Saturday, May 12, 2007

Lesson from Curitiba - Urban Planning Excellence

Three decades of thoughtful city planning The city of Curitiba provides the world with a model in how to integrate sustainable transport considerations into business development, road infrastructure development, and local community development. Curitiba first outlined its Master Plan in 1965, with the main goals of limiting central area growth and encouraging commercial and service sector growth along two structural north-south transport arteries, radiating out from the city center. The Master Plan also aimed to provide economic support for urban development through the establishment of industrial zones and to encourage local community self-sufficiency by providing all city districts with adequate education, health care, recreation, and park areas. The plan called for the integration of traffic management, transportation, and land-use planning to achieve its goals, and maintained flexibility in its regulations to allow for different future development scenarios. The Master Plan established the guiding principle that mobility and land use can not be disassociated with each other if the city's future design is to succeed. In order to fulfill the goals of the Master Plan in providing access for all citizens, the main transport arteries were modified over time to give public transport the highest priority. Each of the five arteries contains one two-way lane devoted exclusively to express buses. This inner lane is flanked on either side by 1) a local access lane for cars and 2) a high-capacity one-way route for use by both cars and buses. Separating traffic types and establishing exclusive bus lanes on the city's predominant arteries helped to mold two defining characteristics of the city's transport system: a safe, reliable, and efficient bus service operating without the hazards and delays inherent to mixed-traffic bus service; and densification of development along the bus routes. About 1,100 buses make 12,500 trips per day, serving 1.3 million passengers. Five different types of buses operate in Curitiba: Express buses operate exclusively on the arteries' dedicated busways. "Rapid" buses operate on both the arteries and on other main streets throughout the city, and their routes are changed to respond to demand. These buses stop at tube-shaped stations designed for protection from the weather and for quick bus entry and exit. They also accommodate the handicapped. A new "bi-articulated" bus, introduced in December, 1992, is a form of rapid bus operating on the outside high-capacity lanes. Bi-articulated buses - the largest in the world - are actually three buses attached by two articulations, and are capable of carrying 270 passengers. "Inter-district" buses bring passengers between the city's sectors lying between the arteries, and thus provide a crucial link between the routes of the express and bi-articulated buses. Finally, "feeder" buses mix with traffic on all other city streets and bring passengers to transfer stations called "District Terminals," around which local urban development and commercial activity has flourished. Curitiba's buses are privately-owned by ten companies, managed by a quasi-public company. With this public-private collaboration, public sector concerns (e.g. safety, accessibility, and efficiency) are combined private sector goals (e.g. low maintenance and operating costs). The bus companies receive no subsidies; instead all mass transit money collected goes to a fund and companies are paid on a distance travelled basis.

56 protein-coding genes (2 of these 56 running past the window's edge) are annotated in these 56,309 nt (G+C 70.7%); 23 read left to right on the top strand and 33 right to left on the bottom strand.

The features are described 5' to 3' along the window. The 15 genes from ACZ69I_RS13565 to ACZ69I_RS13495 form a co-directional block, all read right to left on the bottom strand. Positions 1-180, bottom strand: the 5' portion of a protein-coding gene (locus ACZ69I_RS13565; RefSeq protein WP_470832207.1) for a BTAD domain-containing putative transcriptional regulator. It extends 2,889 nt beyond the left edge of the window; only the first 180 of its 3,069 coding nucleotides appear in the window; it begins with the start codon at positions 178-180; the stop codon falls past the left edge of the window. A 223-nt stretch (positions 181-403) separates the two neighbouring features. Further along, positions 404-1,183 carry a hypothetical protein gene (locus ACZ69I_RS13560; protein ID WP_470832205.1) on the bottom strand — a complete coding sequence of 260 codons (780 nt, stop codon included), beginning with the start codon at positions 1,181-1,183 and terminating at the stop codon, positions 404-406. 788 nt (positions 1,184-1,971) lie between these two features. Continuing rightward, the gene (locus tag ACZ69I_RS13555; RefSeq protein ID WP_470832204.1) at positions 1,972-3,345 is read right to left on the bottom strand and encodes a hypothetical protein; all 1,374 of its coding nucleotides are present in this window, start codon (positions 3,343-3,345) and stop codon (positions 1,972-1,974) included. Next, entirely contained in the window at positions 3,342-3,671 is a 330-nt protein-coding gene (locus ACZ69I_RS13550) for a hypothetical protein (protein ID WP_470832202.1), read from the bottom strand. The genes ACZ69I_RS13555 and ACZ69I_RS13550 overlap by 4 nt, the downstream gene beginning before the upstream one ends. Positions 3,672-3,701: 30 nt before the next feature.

Baba said...

People should read this.

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